5. The funding of the new system has placed higher constraints on the demand side of the insurance market. Whereas financing of health care under the old system relied almost exclusively on income related contributions, the new financing architecture comprises both an income related contribution of 6.9 percent of income before taxes and social premiums for workers in regular employment,3 paid by the employer to the tax office and subsequently allocated to insurers via a risk equalization fund, and a combination of direct payments by individuals to their chosen health insurers – with both financing flows contributing for about half to the (notional) health care budget. Direct payments to insurers comprise a health insurance premium typically amounting to 110 euros per month on average and a deductible currently set at a minimal level of 385 euros per year4 for basic benefits coverage. To ensure affordability, the government provides income related health care allowances to about 40 percent of Dutch households, and covers in full the health care provision for children. Overall, the financial burden sharing under the new system places a higher weight on individual responsibility and choice while still preserving solidarity, opening the possibility of financial combinations tailored to specific preferences and risk profiles.

Netherlands: Selected Financial Indicators in the Curative Health Care Sector prior to, and since, the 2006 Reform

(In Euros, unless otherwise indicated)

article image
Sources: CBS; CPB.

6. On the supply side, price competition is expected to result from bargaining mechanisms to jointly determine health care premia and the prices of health care services. While patients can switch among health insurers once a year without restriction, the latter are not allowed to refuse enrollment or discriminate among applicants based on risk – with some ex ante equalization mechanisms offsetting structural discrepancies across categories of patients. Moreover, insurers have to charge the same “community-based” premia to all of their insured population, and are strictly bound by the content of the basic health care package, including with guarantees in terms of geographic access to care. Given these restrictions, insurers are, however, expected to freely compete on the relative combination of premia and deductibles or on the mix of in kind or reimbursement policies they offer to clients, as well as through the setting up of tailored policies such as selective or group contracting aimed at better matching the needs of their insured. In turn, insurers are meant to use their market power to bargain on their purchase of medical goods and services from the various categories of health care providers. In the hospital sector, the spending envelope to be freely negotiated between insurers and health care providers (so-called “segment B” prices) has been gradually raised to 70 percent of hospital budgets, with discussions to be conducted on the basis of a standardized system of coding for inpatient, outpatient and specialist costs, which was simplified in 2012. The remaining 30 percent of hospital prices (“segment A”), generally pertaining to research and complex care, are set nationally by the Dutch Healthcare Authority (NZa).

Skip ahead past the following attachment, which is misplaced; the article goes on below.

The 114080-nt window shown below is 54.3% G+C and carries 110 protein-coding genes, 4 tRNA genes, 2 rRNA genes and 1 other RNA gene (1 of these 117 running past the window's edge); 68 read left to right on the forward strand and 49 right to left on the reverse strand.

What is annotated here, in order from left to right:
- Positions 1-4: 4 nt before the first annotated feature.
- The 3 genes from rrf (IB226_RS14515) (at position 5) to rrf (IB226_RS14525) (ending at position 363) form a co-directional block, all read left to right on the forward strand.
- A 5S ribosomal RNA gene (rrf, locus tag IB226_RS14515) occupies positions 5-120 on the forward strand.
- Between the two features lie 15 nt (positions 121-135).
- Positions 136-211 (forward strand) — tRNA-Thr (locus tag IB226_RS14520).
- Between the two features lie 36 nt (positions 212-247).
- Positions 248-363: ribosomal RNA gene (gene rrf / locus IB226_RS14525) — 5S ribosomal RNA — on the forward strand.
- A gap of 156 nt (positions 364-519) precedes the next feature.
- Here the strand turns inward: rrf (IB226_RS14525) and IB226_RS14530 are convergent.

7. The financial responsibility of insurers and effectiveness of overall competition have been markedly strengthened by subsequent policy adjustments. Lessons drawn from the first few years of the reform, which saw fierce competition on nominal premia for market shares among health insurers (on the demand side) but limited re-negotiations of health care prices (on the supply side), led to important complementary measures to better stimulate and organize competition. In 2012, a hitherto prevailing ex post risk compensation mechanism for health insurers was abolished and shifted to an ex ante risk equalization mechanism, putting them under increased pressure to negotiate costs with health care providers and enlarge their offer of tailored policies to clients along greater premium differentiation. As of this date also, the Ministry of Health introduced so-called “stakeholder agreements” to be concluded per sector (primary care, hospitals, mental healthcare) among health care providers, insurers and patient associations under the aegis of the government. These consist in yearly ceilings for health care expenditure growth, the breach of which can trigger across-the-board savings at the initiative of the government, leading to revenue losses for insurers and hospitals alike, prorated to their respective market shares. Even though this macro-budget tool could, at face value, be considered part of the cost containment toolkit on the demand side of the health care provision market, it is interesting to note that it has been widely recognized by professionals as essentially providing a useful anchor for centralized negotiations among stakeholders, hence helping to organize competition on the supply side.

C. Impact of the Reform on Health Care Markets